Conservation Science

Trypanosomiasis in sub-Saharan Africa

Trypanosomiasis case studies in Zambia and Zimbabwe.

Human African trypanosomiasis, also known as sleeping sickness, is a zoonotic disease which is invariably fatal if not treated. It is a vector-borne disease transmitted by the tsetse fly with a broad reservoir community including many wildlife and domestic animal species. The Luangwa Valley in Zambia has long been recognised as a geographical focus for the disease.

Interdisciplinary research

We have contributed to a wider research project, the Dynamic Drivers of Disease in Africa Consortium project, investigating the relationships between ecosystems, zoonoses, health and wellbeing. Through our contributions to the trypanosomiasis case studies in Zambia and Zimbabwe we investigated how factors such as human migration patterns, changes in domestic animal populations, landcover change and human behaviour influence the epidemiology of this disease.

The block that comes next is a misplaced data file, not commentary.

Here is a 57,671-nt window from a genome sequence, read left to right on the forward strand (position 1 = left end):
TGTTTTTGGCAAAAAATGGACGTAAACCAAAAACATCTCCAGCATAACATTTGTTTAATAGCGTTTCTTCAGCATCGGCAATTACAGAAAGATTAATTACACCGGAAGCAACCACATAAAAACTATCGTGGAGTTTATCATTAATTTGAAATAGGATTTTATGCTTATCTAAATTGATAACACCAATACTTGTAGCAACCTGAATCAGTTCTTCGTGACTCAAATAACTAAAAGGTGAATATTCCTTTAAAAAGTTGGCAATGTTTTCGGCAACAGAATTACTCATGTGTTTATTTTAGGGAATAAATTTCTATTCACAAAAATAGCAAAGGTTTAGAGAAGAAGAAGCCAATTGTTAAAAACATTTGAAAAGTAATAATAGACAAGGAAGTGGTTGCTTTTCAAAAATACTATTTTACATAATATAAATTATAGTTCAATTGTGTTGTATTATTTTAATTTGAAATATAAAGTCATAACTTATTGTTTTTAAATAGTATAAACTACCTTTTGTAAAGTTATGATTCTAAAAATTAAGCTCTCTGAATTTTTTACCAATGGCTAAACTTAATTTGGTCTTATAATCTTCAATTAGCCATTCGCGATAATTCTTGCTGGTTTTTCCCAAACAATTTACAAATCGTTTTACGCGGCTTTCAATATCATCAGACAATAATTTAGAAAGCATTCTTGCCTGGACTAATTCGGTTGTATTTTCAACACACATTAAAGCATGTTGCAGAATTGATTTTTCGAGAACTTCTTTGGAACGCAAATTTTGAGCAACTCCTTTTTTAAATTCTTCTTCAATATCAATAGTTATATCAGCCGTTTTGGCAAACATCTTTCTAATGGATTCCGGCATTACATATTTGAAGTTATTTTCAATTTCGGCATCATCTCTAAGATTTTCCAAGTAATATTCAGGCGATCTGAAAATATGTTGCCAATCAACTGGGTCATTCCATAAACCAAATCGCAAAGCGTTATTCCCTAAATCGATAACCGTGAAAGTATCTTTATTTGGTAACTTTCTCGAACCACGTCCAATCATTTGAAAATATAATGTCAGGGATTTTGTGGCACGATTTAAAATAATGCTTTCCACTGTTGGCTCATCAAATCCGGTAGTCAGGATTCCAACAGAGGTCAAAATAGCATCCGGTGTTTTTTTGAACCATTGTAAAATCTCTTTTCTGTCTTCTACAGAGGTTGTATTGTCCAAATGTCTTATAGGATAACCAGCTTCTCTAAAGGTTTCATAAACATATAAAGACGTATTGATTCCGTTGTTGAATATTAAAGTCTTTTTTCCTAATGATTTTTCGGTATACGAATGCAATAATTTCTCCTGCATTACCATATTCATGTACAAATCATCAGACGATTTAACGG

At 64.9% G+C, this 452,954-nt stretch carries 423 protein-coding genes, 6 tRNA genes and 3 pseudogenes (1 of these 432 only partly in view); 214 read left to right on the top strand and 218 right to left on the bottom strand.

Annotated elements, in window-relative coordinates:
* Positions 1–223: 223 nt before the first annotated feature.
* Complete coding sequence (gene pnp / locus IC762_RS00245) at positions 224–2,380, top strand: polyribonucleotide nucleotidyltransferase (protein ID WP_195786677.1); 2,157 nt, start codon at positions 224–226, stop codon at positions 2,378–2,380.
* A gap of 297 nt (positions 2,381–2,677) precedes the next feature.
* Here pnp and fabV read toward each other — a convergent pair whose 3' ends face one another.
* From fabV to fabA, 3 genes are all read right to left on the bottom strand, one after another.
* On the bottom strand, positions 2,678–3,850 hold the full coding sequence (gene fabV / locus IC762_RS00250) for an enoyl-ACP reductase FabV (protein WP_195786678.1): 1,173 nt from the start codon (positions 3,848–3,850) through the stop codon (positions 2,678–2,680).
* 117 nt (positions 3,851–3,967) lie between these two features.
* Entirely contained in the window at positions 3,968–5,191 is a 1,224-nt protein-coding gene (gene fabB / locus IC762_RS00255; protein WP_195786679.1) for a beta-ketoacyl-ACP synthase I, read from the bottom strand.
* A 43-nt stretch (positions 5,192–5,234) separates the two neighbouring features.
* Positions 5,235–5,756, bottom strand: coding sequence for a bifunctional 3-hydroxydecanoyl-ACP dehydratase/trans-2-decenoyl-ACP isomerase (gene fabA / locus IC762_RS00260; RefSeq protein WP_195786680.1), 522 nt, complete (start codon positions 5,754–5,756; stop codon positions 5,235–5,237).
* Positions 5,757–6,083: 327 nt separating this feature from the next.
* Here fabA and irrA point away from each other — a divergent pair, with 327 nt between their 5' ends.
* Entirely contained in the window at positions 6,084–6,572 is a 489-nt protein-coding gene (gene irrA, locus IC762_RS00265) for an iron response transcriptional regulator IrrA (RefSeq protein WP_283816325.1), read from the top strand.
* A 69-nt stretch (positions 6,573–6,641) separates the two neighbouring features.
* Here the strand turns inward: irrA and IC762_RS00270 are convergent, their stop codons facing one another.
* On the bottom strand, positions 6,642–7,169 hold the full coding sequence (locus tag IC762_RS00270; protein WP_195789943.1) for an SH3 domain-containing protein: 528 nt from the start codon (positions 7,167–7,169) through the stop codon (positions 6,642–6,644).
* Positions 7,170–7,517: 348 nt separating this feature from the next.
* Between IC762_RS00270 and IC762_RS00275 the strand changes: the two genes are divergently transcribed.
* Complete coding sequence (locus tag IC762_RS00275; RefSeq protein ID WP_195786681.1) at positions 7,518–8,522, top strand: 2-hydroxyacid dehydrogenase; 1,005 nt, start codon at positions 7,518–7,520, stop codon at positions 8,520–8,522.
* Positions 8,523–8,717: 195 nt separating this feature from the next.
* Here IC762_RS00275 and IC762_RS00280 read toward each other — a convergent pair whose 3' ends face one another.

Using data from the Zambian case study in the Luangwa valley, we have developed an agent-based model which models disease transmission at the individual level and incorporates seasonal factors influencing tsetse population dynamics.

Tsetse host preferences

Through molecular analysis of tsetse blood meals we have investigated the feeding preferences of tsetse in a natural wildlife cycle. It is almost unique to have data relating to tsetse behaviour in an environment without influence from domesticated animals.

Ongoing research activities

Our ongoing research is focussed on the development of a One Health approach to the management of trypanosomiasis across communities and the vet, conservation and medical sectors in the Luangwa Valley in Zambia. PhD student, Ackson Mwale, is applying anthropology approaches to further our understanding and inform policy interventions to support the sustainable control and elimination of human sleeping sickness as a public health problem.